Album Review: Ozzy Osbourne’s Patient Number 9

Written by on September 19, 2022

Credit: Epic Records

Patient Number 9

Ozzy Osbourne

Release Date: September 9, 2022
Record Label: Epic Records




This past week on September 9th,  metal icon Ozzy Osborne released Patient Number 9, produced by Andrew Watt, the newest addition to his now thirteen-album long solo discography. Osborne has been the subject of public worry over the past few years as his diagnosis with Parkinson’s disease back in January 2020. But this album does not house any of the frailness that this condition entails, instead Ozzy brings his known electric energy for listeners ready to get their rock on.


Listeners can hear how Ozzy’s health has influenced his albums as many of his lyrics surround morality and death. In “Dead and Gone” he blasts “My heart’s beating, buried alive / Open my eyes my soul won’t survive.” But he does not seem to fear morality when he says “But I’ll never die / ‘Cause I’m immortal” on his track “Immortal.” Ozzy seems to acknowledge that his health ailments will eventually catch up to him, but he does not let this stop him from adding to his discography and continue to influence the rock and metal worlds.


The album houses a list of high-list rock icons, including Jeff Beck, Mike McCreedy, Zakk Wylde, Eric Clapton, and most highly anticipated, Ozzy’s former Black Sabbath bandmate Tony Iommi. This is the first time Iommi has appeared on Ozzy’s solo work in both “No Escape From Now” and “Degradation Rules.” In true Black Sabbath fashion he brings dark tones, heavy chords, and riffs to electrify Ozzy’s vocals. Every feature on this album brings a unique accompaniment to their prospective songs, but each works well with Ozzy’s vision to bring variation to the overall cohesive album.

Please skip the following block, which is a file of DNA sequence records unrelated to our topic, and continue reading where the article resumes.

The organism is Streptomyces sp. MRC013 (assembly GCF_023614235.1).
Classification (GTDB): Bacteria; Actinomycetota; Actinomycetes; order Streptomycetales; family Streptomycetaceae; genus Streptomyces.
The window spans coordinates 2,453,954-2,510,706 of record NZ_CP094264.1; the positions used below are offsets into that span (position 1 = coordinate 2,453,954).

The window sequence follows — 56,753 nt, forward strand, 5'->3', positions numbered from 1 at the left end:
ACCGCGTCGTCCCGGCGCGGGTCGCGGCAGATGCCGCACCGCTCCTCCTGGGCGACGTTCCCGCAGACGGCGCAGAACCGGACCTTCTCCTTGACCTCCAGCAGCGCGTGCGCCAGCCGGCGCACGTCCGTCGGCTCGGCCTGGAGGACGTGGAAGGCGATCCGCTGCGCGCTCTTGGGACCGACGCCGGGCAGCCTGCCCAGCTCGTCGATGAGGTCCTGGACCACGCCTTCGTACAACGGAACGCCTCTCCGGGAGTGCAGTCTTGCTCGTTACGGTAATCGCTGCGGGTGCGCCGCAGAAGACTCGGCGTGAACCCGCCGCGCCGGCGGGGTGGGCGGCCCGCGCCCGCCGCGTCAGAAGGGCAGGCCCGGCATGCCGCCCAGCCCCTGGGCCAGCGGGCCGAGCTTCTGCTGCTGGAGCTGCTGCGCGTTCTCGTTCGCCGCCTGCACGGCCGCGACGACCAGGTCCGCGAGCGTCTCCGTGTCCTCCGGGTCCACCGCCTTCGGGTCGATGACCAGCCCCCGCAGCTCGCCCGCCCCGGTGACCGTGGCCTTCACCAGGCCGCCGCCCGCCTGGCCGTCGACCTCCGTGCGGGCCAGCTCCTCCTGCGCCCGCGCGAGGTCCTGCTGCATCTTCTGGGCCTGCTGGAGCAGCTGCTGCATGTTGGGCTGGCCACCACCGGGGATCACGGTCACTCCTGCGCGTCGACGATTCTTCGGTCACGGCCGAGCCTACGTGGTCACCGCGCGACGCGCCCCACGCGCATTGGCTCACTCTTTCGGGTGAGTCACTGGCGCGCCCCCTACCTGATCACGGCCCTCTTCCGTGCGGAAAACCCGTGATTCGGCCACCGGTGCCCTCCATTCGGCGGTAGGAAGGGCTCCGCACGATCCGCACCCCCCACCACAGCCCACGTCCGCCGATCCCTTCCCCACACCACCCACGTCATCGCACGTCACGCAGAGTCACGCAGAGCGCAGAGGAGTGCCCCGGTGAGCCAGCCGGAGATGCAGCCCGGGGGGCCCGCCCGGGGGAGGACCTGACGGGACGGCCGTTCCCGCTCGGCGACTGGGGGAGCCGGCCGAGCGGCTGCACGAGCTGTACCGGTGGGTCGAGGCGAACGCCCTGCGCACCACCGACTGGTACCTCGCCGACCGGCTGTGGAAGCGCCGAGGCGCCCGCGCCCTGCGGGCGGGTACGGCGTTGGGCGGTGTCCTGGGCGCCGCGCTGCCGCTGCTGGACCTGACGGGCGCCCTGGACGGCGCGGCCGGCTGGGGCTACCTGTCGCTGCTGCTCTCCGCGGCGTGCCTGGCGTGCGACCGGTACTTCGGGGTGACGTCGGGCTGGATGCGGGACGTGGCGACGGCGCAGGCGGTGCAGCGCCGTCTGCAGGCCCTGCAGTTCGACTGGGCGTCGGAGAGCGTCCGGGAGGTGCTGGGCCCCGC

In addition to having a major influence on the creation of the album itself, Ozzy also had creative direction in the music videos for “Patient Number 9” and “One of Those Days.” In a Vevo Footnotes Interview, Ozzy reveals that the art used in the Jeff Beck guitar solo section was “hand-drawn” by himself then animated by Mike Wartella and his team. This was also the first music video where he had to sit down for the entirety of filming due to his health conditions. Ozzy stated in the same Vevo interview that “[n]ot being free to move around and be myself was very challenging.” Despite these challenges, his theatrical music videos worked well to accompany their prospective songs.

While the entirety of Patient Number 9 packs a punch for listeners, not every song left me wanting more. Specifically with “DARKSIDE BLUES,” a bluesy harmonica introduces Ozzy’s muffled verses. For an album that screams into the ears of its listeners, this song feels lack-luster instead of bringing a strong punch to end the potential last of Ozzy’s discography.

Overall, Patient Number 9 is a stellar piece of work from Ozzy. Especially at 73 years young, Ozzy keeps the bar as high as he always has, maybe even surpassing it.

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